Movie reviews and the Church as a local SV team. Here’s today’s postcard!
This is a discussion post. Opinions in the text are the responsibility of the writer.
James Bond condescending irony
Is it worth visiting the cinema with the latest James Bond movie? That should be the purpose of a movie review. Movie website Rotten Tomatoes says that out of 163 reviews, 82 percent are positive.
Critic Kjetil Lismoen devotes most of the column space to a condescending irony of a cinematic concept that he admits he has always experienced as a “waste of time that we have to go through.” Lismoen informs us that “it’s almost just the gadgets left, as well as the drinks and the supervillains.”
“The attempt to give Bond a more complex background … is paying off,” we learn. But then there is no longer any attempt. What is positive is generally condescendingly discussed. For example, we get opinions on what is “an excuse to create a compelling action”, which is basically just “moving” to watch.
It’s quite strange when Lismoen talks about author Ian Fleming’s “old-fashioned” spy “washout” that takes place in the movie. On the contrary, in this film, Bond is closer to the partially depressed and alcoholic Bond that Flemming created in his books.
And as a hint, it’s hard not to see: the film’s retired Bond now settled on the same island where Flemming also lived as a retiree.
When a movie critic generally doesn’t like the type of movie he is reviewing, it becomes uninformative to the reader if he leaves the review based on it.
Jostein Bakke, Nesodden
Has the church become a “SV with sacraments”?
Aftenposten’s readable commentator Frank Rossavik asks in the newspaper columns where and who are the Christian leaders of our time. The Norwegian Church describes itself as a “SV with sacraments”. I think it is a very good description of the church.
Over time, we have seen a church take more and more partisan political positions on difficult and complex issues. This applies to the bishops’ fight against oil drilling in the north, the church’s criticism of the government’s asylum and refugee policy, and not least the church’s commitment to climate and environmental issues.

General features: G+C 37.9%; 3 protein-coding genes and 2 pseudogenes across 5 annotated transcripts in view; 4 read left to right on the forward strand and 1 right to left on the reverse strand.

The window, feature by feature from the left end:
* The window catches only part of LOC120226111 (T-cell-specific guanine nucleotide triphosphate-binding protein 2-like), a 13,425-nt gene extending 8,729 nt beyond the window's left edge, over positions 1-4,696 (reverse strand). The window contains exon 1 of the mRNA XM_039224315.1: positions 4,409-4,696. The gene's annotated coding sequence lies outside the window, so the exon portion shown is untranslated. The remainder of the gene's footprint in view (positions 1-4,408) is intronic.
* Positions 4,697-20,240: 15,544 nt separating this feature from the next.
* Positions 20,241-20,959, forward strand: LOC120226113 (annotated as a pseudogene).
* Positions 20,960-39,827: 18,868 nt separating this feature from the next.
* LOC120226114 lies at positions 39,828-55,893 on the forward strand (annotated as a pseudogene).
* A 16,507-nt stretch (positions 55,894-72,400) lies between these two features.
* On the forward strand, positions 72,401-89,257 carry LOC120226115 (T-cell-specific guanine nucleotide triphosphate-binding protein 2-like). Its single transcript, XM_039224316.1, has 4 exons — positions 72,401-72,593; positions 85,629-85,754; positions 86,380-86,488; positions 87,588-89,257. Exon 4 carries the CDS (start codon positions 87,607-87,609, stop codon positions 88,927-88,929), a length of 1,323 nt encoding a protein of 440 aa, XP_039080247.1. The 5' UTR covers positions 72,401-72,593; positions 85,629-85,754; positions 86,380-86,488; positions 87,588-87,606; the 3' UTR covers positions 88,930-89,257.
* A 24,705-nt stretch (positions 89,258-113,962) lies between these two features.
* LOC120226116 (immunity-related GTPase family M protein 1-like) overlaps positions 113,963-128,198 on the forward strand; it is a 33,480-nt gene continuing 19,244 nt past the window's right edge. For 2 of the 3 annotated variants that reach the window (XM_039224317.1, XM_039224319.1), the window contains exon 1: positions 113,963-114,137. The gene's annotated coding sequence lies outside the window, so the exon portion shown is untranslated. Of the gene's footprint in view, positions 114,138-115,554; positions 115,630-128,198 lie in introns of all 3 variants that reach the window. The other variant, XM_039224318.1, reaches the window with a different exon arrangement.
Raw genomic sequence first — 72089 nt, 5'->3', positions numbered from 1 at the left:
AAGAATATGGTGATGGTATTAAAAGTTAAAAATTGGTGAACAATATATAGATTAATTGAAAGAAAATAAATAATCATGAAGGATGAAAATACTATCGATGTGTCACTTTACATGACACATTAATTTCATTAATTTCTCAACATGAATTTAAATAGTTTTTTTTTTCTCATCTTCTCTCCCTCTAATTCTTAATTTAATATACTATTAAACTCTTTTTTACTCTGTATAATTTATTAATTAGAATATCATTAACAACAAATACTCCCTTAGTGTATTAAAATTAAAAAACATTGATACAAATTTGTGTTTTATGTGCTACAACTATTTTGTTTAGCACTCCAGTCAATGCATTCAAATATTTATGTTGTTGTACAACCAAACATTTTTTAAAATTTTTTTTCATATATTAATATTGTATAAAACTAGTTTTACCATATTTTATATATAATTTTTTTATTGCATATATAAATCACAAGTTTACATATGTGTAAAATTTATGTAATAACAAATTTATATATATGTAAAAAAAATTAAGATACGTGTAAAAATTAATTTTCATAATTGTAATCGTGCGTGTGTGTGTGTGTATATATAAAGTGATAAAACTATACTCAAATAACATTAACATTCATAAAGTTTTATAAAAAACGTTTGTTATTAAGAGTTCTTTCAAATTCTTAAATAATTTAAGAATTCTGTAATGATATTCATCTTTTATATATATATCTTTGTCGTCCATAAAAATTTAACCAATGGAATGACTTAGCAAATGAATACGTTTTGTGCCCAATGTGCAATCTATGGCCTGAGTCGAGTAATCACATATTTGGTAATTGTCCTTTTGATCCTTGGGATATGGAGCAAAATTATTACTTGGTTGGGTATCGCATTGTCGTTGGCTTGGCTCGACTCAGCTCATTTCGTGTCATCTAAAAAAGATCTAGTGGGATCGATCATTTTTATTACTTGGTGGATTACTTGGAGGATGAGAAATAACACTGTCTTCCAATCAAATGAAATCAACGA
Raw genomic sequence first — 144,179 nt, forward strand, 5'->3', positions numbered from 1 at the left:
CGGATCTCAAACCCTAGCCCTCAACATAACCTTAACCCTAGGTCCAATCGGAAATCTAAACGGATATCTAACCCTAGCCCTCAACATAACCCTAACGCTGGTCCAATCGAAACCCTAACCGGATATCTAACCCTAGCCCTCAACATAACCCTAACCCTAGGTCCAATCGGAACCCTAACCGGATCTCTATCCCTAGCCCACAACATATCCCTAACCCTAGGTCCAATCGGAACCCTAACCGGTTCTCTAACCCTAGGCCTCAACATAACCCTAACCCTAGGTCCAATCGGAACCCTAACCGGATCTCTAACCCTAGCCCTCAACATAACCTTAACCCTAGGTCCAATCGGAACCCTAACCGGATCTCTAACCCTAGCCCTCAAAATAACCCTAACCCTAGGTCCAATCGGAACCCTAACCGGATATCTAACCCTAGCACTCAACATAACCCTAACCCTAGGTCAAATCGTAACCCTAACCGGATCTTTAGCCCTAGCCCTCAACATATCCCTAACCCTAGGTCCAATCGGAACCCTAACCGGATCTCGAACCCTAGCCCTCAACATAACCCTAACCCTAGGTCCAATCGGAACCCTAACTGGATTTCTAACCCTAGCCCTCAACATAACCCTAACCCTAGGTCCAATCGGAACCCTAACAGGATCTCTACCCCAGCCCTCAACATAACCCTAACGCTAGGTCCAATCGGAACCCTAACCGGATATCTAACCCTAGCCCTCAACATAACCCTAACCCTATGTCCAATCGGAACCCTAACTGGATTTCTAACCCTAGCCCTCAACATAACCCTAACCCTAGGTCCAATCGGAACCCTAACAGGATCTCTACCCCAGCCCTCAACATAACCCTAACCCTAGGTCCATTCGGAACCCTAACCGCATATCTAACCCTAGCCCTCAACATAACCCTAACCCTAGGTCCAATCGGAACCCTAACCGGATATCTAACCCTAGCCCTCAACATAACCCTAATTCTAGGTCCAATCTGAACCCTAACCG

Just a few days ago, the Church of Norway’s Interchurch Council issued a clear call to the government to end the search for oil as soon as possible.
Against this background, I well understand that the representative of the Storting, Sveinung Stensland of the Conservative Party, asks: “Is there a place for me as a man of the right in the Church of Norway?”
After 30 years in the church, I also feel alienated and uncomfortable in a church that increasingly acts like a local SV group.
Support for the Church of Norway has dropped dramatically in recent decades. Is making the Church more partisan and red-green the way forward to restore trust and credibility? I really doubt it.
Professor Terje Tvedt says quite thoughtfully in the book The international advance that the Interchurch Council in Norwegian has been concerned more with politics than theology, or more with multiculturalism than with the Trinity. In other words, the theological and evaluative commitment of the Church has been reduced to red-green political slogans.
Theology professor Øyvind Norderval described the diocesan college of the time a good number of years ago as the “least interesting and colorless in the memory of a man.” “The theological competence of the university is not impressive, and you do not see visionary personalities that can spark interest or initiate a commitment,” wrote Norderval.
Sadly, the same can be said of today’s Norwegian Church leaders.
Einar Gelius, priest and author